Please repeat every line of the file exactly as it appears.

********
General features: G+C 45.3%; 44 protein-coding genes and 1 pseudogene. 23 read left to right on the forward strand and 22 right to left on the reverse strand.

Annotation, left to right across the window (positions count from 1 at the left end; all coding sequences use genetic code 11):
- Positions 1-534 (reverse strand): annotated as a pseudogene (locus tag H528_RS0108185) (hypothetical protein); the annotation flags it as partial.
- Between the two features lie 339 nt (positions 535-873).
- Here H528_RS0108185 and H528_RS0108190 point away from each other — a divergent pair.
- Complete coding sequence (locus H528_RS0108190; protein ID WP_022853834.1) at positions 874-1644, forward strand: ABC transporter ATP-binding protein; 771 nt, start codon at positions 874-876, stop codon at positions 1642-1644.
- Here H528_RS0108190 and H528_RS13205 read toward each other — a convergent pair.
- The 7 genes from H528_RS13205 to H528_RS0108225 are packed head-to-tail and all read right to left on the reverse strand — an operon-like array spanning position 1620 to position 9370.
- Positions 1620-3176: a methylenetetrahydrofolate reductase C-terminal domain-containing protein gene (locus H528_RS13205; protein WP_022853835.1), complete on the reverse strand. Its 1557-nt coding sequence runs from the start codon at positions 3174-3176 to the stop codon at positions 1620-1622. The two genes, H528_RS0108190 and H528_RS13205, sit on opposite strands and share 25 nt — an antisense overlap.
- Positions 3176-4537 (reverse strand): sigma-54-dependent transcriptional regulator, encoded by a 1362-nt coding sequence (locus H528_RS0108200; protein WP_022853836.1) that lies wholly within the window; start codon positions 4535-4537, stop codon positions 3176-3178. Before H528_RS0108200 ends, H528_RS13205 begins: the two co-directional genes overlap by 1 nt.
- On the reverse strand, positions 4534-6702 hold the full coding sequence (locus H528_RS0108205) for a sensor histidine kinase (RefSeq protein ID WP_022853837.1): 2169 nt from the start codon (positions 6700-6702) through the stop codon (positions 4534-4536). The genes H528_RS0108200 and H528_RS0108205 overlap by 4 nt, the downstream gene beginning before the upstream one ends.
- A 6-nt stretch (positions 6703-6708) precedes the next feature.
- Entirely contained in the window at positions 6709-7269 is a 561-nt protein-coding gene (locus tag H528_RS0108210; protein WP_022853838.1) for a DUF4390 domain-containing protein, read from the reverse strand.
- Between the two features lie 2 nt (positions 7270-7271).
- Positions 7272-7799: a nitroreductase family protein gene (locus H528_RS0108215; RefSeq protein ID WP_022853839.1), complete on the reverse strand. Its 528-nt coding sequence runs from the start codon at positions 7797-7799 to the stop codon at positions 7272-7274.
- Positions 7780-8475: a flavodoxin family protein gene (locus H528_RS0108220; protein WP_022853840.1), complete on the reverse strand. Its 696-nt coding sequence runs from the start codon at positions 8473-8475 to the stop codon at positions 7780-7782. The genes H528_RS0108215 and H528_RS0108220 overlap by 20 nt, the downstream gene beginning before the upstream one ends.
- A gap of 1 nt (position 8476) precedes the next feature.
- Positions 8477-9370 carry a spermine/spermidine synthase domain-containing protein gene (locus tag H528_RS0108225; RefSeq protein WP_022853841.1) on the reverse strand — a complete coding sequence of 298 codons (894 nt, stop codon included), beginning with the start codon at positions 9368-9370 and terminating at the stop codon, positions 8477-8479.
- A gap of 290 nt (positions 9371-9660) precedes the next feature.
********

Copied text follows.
General features: G+C 45.3%; 44 protein-coding genes and 1 pseudogene. 23 read left to right on the forward strand and 22 right to left on the reverse strand.

Annotation, left to right across the window (positions count from 1 at the left end; all coding sequences use genetic code 11):
- Positions 1-534 (reverse strand): annotated as a pseudogene (locus tag H528_RS0108185) (hypothetical protein); the annotation flags it as partial.
- Between the two features lie 339 nt (positions 535-873).
- Here H528_RS0108185 and H528_RS0108190 point away from each other — a divergent pair.
- Complete coding sequence (locus H528_RS0108190; protein ID WP_022853834.1) at positions 874-1644, forward strand: ABC transporter ATP-binding protein; 771 nt, start codon at positions 874-876, stop codon at positions 1642-1644.
- Here H528_RS0108190 and H528_RS13205 read toward each other — a convergent pair.
- The 7 genes from H528_RS13205 to H528_RS0108225 are packed head-to-tail and all read right to left on the reverse strand — an operon-like array spanning position 1620 to position 9370.
- Positions 1620-3176: a methylenetetrahydrofolate reductase C-terminal domain-containing protein gene (locus H528_RS13205; protein WP_022853835.1), complete on the reverse strand. Its 1557-nt coding sequence runs from the start codon at positions 3174-3176 to the stop codon at positions 1620-1622. The two genes, H528_RS0108190 and H528_RS13205, sit on opposite strands and share 25 nt — an antisense overlap.
- Positions 3176-4537 (reverse strand): sigma-54-dependent transcriptional regulator, encoded by a 1362-nt coding sequence (locus H528_RS0108200; protein WP_022853836.1) that lies wholly within the window; start codon positions 4535-4537, stop codon positions 3176-3178. Before H528_RS0108200 ends, H528_RS13205 begins: the two co-directional genes overlap by 1 nt.
- On the reverse strand, positions 4534-6702 hold the full coding sequence (locus H528_RS0108205) for a sensor histidine kinase (RefSeq protein ID WP_022853837.1): 2169 nt from the start codon (positions 6700-6702) through the stop codon (positions 4534-4536). The genes H528_RS0108200 and H528_RS0108205 overlap by 4 nt, the downstream gene beginning before the upstream one ends.
- A 6-nt stretch (positions 6703-6708) precedes the next feature.
- Entirely contained in the window at positions 6709-7269 is a 561-nt protein-coding gene (locus tag H528_RS0108210; protein WP_022853838.1) for a DUF4390 domain-containing protein, read from the reverse strand.
- Between the two features lie 2 nt (positions 7270-7271).
- Positions 7272-7799: a nitroreductase family protein gene (locus H528_RS0108215; RefSeq protein ID WP_022853839.1), complete on the reverse strand. Its 528-nt coding sequence runs from the start codon at positions 7797-7799 to the stop codon at positions 7272-7274.
- Positions 7780-8475: a flavodoxin family protein gene (locus H528_RS0108220; protein WP_022853840.1), complete on the reverse strand. Its 696-nt coding sequence runs from the start codon at positions 8473-8475 to the stop codon at positions 7780-7782. The genes H528_RS0108215 and H528_RS0108220 overlap by 20 nt, the downstream gene beginning before the upstream one ends.
- A gap of 1 nt (position 8476) precedes the next feature.
- Positions 8477-9370 carry a spermine/spermidine synthase domain-containing protein gene (locus tag H528_RS0108225; RefSeq protein WP_022853841.1) on the reverse strand — a complete coding sequence of 298 codons (894 nt, stop codon included), beginning with the start codon at positions 9368-9370 and terminating at the stop codon, positions 8477-8479.
- A gap of 290 nt (positions 9371-9660) precedes the next feature.